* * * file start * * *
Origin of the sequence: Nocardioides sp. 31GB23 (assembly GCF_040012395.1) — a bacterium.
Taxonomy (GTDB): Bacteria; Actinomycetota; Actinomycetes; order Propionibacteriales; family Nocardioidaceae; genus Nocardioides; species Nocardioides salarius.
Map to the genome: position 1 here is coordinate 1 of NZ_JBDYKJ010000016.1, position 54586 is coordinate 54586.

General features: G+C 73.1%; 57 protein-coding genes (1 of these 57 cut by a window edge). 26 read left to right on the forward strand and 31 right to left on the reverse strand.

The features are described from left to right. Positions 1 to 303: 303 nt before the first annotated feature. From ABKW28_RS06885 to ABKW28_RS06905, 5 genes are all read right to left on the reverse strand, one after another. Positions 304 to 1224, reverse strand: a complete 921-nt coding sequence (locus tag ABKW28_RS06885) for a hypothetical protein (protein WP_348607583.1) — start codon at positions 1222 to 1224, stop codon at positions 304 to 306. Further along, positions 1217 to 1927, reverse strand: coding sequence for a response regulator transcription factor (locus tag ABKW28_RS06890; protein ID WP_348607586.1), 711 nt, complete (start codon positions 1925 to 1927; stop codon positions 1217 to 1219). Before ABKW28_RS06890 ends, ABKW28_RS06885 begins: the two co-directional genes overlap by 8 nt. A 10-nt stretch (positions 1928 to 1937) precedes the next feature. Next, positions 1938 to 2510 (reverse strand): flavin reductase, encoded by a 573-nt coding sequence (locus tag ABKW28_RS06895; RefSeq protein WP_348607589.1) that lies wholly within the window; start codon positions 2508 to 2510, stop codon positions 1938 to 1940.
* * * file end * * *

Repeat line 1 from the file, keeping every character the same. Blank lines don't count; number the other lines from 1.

Origin of the sequence: Nocardioides sp. 31GB23 (assembly GCF_040012395.1) — a bacterium.